My first memory of Judy was Wizard of Oz, but I think that was only because I could relate to it as a child. She made me feel like I could someday sing like her! The clips showcase some of her amazing ability but since I was raised on these movies, they didn't change my mind about her. She was an amazing performer in every way. The only film that bothers me was The Pirate, where she seemed hyped up and frenetic in her performances, and not quite in touch with her fellow actors. Her film, A Star is Born, is wonderful. I get chills every time I see the scene where she spills her guts to her director about her struggle with Norman. She is an emotional wreck, but when they call action, she turns it off and performs as if nothing happened. She makes that lightning quick dousing of emotion so believable looking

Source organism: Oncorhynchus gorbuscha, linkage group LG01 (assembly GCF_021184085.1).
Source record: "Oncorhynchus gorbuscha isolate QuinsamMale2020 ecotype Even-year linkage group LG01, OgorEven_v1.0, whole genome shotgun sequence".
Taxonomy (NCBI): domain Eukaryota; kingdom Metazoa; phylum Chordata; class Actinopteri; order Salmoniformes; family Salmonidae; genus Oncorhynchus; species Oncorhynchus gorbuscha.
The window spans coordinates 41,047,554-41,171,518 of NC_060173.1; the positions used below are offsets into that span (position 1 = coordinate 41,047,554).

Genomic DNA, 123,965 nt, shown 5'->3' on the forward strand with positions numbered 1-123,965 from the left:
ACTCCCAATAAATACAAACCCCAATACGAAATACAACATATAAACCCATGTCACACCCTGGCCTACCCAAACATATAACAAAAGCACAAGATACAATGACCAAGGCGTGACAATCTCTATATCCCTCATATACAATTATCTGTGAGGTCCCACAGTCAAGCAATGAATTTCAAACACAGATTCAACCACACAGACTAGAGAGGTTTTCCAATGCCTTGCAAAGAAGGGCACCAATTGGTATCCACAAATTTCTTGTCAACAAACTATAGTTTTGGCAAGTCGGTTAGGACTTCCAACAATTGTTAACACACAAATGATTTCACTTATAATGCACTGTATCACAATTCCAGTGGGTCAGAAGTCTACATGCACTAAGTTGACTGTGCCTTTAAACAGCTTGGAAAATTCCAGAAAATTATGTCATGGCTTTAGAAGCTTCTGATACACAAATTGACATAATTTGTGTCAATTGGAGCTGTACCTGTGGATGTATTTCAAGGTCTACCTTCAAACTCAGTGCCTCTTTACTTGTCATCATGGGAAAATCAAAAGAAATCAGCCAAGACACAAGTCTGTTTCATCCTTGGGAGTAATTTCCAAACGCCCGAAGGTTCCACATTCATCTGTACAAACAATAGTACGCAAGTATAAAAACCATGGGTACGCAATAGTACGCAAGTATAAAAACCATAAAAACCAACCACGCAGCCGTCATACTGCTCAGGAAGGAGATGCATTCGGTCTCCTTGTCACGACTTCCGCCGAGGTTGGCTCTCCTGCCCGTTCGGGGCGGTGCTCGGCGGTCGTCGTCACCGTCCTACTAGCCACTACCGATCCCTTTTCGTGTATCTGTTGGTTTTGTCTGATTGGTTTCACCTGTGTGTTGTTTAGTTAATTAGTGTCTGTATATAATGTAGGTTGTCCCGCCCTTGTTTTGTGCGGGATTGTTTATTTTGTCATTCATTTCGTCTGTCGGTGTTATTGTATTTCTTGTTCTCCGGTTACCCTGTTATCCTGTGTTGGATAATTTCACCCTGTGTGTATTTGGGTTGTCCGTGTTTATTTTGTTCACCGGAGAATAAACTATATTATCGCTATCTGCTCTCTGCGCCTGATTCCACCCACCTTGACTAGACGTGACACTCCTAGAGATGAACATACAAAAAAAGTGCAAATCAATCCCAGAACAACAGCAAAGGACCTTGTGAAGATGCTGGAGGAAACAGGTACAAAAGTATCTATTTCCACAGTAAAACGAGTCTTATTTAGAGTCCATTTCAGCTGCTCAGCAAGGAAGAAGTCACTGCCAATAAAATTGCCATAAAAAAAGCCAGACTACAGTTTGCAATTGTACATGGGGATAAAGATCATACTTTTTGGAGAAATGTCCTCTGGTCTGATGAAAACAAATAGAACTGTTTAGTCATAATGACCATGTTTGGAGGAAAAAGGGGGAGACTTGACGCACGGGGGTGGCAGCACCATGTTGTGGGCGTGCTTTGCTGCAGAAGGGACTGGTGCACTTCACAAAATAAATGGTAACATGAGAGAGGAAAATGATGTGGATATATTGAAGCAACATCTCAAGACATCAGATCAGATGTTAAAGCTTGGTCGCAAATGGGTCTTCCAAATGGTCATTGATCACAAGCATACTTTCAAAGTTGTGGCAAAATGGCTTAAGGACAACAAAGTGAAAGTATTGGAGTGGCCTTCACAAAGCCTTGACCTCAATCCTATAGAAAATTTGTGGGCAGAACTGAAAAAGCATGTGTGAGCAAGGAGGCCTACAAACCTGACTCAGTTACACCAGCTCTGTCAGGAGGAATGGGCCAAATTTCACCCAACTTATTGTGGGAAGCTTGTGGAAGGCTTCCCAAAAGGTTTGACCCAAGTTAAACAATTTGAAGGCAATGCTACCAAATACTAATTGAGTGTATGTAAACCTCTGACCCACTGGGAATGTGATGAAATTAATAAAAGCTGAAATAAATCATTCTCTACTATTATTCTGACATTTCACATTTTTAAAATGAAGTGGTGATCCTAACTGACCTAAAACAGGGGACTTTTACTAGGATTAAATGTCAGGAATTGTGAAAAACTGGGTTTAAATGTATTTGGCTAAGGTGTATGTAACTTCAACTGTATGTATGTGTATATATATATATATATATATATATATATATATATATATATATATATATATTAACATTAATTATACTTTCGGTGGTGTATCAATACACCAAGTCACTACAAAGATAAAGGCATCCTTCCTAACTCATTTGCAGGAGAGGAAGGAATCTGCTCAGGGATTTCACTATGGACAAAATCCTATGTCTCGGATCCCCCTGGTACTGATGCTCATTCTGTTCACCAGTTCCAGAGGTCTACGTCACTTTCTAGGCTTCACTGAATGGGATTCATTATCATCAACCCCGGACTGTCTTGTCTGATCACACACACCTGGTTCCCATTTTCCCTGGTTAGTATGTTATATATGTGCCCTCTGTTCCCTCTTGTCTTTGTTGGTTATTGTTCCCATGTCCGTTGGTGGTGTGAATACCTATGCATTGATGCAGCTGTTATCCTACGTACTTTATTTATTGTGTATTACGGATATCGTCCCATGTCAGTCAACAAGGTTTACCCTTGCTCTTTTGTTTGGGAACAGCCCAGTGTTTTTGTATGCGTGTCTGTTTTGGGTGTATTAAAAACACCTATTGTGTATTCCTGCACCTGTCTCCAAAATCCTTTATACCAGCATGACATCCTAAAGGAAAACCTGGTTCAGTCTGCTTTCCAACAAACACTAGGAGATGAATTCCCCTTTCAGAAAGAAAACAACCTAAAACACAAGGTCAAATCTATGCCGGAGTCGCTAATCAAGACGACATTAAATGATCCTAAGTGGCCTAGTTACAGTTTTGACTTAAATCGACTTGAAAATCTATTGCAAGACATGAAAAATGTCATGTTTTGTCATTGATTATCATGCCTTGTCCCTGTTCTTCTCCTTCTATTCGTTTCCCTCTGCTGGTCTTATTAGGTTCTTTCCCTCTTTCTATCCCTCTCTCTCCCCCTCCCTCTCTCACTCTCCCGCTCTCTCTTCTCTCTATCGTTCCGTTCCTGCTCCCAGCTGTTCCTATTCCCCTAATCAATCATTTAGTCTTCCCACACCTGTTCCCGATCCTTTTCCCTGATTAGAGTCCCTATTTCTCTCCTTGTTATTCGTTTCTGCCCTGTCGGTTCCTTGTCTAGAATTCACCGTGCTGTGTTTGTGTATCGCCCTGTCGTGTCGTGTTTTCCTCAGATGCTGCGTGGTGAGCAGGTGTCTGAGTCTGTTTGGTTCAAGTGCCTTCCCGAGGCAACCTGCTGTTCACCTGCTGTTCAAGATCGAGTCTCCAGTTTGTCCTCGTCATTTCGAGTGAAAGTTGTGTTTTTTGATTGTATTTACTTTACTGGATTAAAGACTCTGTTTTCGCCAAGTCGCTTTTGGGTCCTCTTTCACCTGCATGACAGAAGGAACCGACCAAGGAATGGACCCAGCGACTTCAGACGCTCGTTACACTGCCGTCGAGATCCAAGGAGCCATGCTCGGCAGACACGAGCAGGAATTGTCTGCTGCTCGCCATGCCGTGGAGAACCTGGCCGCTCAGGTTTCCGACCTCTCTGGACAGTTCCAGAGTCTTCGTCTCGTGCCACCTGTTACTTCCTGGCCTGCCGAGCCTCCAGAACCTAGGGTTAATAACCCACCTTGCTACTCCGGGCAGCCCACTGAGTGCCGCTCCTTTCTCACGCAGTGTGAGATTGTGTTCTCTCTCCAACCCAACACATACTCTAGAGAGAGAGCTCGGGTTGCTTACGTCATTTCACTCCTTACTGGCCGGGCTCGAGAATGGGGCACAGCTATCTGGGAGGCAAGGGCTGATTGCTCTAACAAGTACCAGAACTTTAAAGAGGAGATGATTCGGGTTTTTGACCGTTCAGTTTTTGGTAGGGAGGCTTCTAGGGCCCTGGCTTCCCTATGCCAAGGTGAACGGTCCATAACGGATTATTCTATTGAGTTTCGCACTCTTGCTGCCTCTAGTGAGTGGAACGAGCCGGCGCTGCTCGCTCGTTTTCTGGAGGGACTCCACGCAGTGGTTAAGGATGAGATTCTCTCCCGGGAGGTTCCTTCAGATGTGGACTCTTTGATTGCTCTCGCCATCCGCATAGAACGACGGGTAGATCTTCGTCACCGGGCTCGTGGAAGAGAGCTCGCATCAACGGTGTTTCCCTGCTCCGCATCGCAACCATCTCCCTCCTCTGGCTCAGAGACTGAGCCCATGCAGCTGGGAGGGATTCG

1. The tongue in cheek humor of the scene was apparent in the cache of guns in the drawer, the bit where Maurice Chevalier is successful in fastening her dress (indicating he didn’t have trouble unfastening it earlier), and the way she was up on her elbow after her “suicide”. 2. The sound was noticeably absent in some spots. It made the sound of the crowd all that more apparent when Maurice Chevalier opened the window. I wonder if most of the French in the scene was a stumbling block for people going to the movie when it came out. French was a language that was taught to lots of Americans in that day and age so they may have had some idea of what was being said. Regardless, the French adds to the comedy of the scene because you can tell what’s going on even if you can’t understand what’s being said. 3. It’s clear that this movie was a form of escape for most modern moviegoing audiences of the day. Practically no one would have lived in that opulence or sexual freedom. So it was fun to watch it on the screen. I think this movie relates to later musicals in that it shows the very rich and unrealistic lifestyles of the characters.